The Legacies We Carry
Updated: May 24
The beauty of family is even when you don’t live close to someone they can still remain a constant in your life, for me this was the relationship I shared with my grandpa (Norbert, Norbie). When we would get the chance to visit him in Wisconsin he would take us out on his boat to see the sights of Madison, sometimes stopping at a restaurant where he could dock so we could eat fresh fried fish. He helped me buy my first car because he knew my parents couldn’t, even though they wanted to, and that my part time job wasn’t enough, so he stepped in. Every Christmas and birthday he sent me savings bonds and eventually moved to buying me stock shares (A stock, might I add, that has remained very steady to this day). But most importantly, he always found a way to attend every big event in my life though it often meant at least a day’s travel to get from his house to ours.
When I would visit him as I got older the same music I would roll my eyes at in childhood, playing in his car, now became our connecting bond; jazz and the old time crooners became the background music to our happy hours and dinner. We would sing together eating cheese and drinking wine, while I tried to learn how to harmonize with him, something he and my grandma always did as their own ‘party trick’. On my wedding day my grandpa stood up and sang a song to me. We didn’t know he was going to do it, I doubt even he knew, maybe it was the gin, maybe it was the fact that for the first time in a long time so many of his kids were together, regardless, it was the kind of gift you appreciate in the moment but imprints on your soul forever. Maybe he had planned to sing on my wedding day all along because singing was one of the things that bonded us together, whatever the reasoning behind it, it will always serve as a reminder of the beauty in both small moments and grand gestures from the heart.
I was lucky I had my grandpa till he was 93 and I was 33, I got more time than most. The last 10 years or so of his life I didn’t need to be entertained or see the sights on the lake, what I wanted more than anything was to be around him. He had the most amazing tree in his back yard, so when he would sit out on his back patio I sat with him and asked him about his life. As someone who has always enjoyed history I was desperate to learn from a man who was born in to the Great Depression, served in World War II, and LITERALLY traveled the world upon retiring. You cannot get this kind of knowledge and storytelling from google and you cannot understand the kind of wisdom gained experiencing so much of the world and humanity firsthand.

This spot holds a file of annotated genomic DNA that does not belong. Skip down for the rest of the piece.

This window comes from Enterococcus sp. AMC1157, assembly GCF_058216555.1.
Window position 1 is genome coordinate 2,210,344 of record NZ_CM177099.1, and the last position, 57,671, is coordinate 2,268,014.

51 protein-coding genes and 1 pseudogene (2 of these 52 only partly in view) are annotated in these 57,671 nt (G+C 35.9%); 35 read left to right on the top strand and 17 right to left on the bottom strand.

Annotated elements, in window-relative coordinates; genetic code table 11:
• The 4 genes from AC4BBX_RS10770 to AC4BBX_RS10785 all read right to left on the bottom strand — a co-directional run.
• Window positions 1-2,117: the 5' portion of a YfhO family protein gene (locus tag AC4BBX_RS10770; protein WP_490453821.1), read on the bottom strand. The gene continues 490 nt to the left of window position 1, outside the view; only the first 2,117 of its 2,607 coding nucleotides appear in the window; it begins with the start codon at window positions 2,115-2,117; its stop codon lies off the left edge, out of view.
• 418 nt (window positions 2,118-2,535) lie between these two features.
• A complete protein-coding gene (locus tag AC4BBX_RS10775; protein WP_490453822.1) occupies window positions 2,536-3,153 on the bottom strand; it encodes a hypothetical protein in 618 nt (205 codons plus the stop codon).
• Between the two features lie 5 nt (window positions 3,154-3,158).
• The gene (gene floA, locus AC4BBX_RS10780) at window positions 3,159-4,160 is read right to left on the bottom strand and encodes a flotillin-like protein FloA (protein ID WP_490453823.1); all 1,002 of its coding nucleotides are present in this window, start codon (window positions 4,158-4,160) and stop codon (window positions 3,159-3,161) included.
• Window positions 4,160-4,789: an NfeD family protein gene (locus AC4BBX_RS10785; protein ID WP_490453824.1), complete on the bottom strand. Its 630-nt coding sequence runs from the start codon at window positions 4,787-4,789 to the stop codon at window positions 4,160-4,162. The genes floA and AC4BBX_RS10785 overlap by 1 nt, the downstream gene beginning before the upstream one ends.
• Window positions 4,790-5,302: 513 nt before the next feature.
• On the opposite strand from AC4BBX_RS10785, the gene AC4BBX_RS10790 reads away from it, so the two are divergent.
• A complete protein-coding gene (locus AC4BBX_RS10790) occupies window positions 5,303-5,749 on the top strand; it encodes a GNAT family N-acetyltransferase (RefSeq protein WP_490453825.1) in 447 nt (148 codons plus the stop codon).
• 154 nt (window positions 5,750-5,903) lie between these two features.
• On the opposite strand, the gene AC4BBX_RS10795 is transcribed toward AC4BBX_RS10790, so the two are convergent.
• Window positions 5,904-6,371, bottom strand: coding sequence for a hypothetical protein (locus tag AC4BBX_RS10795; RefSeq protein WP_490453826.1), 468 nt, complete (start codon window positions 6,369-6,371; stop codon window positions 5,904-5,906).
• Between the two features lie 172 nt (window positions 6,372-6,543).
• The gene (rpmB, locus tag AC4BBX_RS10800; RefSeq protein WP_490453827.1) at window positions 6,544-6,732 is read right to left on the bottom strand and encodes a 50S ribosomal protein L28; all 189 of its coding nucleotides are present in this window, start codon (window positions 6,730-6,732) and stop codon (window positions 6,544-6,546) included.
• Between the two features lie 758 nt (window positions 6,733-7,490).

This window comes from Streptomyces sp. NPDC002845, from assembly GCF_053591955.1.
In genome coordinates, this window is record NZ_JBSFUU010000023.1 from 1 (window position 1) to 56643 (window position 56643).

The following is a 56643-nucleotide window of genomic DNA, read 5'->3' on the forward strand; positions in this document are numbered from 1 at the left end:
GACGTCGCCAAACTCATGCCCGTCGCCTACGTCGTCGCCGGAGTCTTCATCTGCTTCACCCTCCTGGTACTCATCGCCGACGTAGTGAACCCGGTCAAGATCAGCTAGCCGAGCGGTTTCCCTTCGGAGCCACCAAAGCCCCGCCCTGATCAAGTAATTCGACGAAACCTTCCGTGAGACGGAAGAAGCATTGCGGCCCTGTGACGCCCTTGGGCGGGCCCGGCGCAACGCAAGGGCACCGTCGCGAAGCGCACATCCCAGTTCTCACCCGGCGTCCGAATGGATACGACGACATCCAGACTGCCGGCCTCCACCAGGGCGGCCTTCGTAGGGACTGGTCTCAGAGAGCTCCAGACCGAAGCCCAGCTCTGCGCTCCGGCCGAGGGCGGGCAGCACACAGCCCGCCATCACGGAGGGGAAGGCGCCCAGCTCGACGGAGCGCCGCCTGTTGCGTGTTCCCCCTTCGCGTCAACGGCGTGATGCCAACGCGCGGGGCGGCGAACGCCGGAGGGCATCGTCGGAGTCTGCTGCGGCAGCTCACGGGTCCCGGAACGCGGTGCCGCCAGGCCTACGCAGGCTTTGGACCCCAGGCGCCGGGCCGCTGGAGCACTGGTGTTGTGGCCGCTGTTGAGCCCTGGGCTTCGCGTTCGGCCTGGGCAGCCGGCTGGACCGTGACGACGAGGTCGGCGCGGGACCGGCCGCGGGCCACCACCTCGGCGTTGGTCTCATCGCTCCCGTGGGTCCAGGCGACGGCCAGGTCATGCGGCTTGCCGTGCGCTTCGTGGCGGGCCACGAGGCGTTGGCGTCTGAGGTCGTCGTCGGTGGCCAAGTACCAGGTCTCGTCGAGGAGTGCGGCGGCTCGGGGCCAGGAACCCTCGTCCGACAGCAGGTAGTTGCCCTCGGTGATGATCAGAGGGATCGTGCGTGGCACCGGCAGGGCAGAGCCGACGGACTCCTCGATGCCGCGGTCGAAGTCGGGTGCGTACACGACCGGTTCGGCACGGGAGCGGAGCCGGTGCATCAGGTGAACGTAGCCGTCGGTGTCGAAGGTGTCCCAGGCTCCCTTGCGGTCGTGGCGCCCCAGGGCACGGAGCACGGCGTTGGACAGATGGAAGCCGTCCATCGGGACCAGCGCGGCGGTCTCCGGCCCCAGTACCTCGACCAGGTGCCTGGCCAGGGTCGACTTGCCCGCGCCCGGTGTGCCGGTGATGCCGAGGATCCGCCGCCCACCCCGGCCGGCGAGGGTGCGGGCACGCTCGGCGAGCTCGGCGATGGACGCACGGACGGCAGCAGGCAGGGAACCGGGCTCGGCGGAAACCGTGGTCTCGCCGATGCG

One day we were sitting in his condo, drinking coffee, planning another fabulous wine, cheese, and gin dinner (of course followed by dessert, we shared a love for dessert) for ourselves when I started asking him about World War II. He was a bombardier on a B17 but he never discussed too many specifics about his missions. He was more than happy to talk in general about the war and what he saw but he never gloated in his service, it was his duty, it was that simple for him. On this particular day we discussed how unfortunate it was that hate empowers people. This discussion made him pause for a second, and then he said something that will stick with me forever, “the longer I live, the more I realize nothing really changes at all, the weapons only get bigger.” What a profound truth from a man who had seen so much of humanity in his 90+ years but also a call for change in a world too prone to forget the mistakes of its past.
In his final week I would sit next to him, hold his hand, and say “I love you young fella”. My sister and I would tell him stories we knew would bring him some happiness and everyone would hum a tune or two to try and keep his spirits up. We knew he was facing his final days and we wanted to be there to bring as much joy and peace as we could to him.
The most painful truth is that we will lose everyone we love. But the most beautiful truth is that we get to love and be loved so deeply that we are, in some twisted way, lucky that losing someone makes it that painful, it serves as a reminder of how significant someone was to our life. There are times I think ‘how the hell did I get this lucky to be so deeply loved and raised up by this many amazing people?”, I don’t have the answer. The only thing I have is a knowing that I am a carrier of my grandpa’s lessons of loyalty, reliability, and never ending knowledge. I am also a carrier of Norbert’s legacy, a legacy of a life lived well; full of knowledge and learning, unconditional love for his family and traveling, jazz music and harmonizing, and a lifelong devotion to cheese, gin, and a good dessert.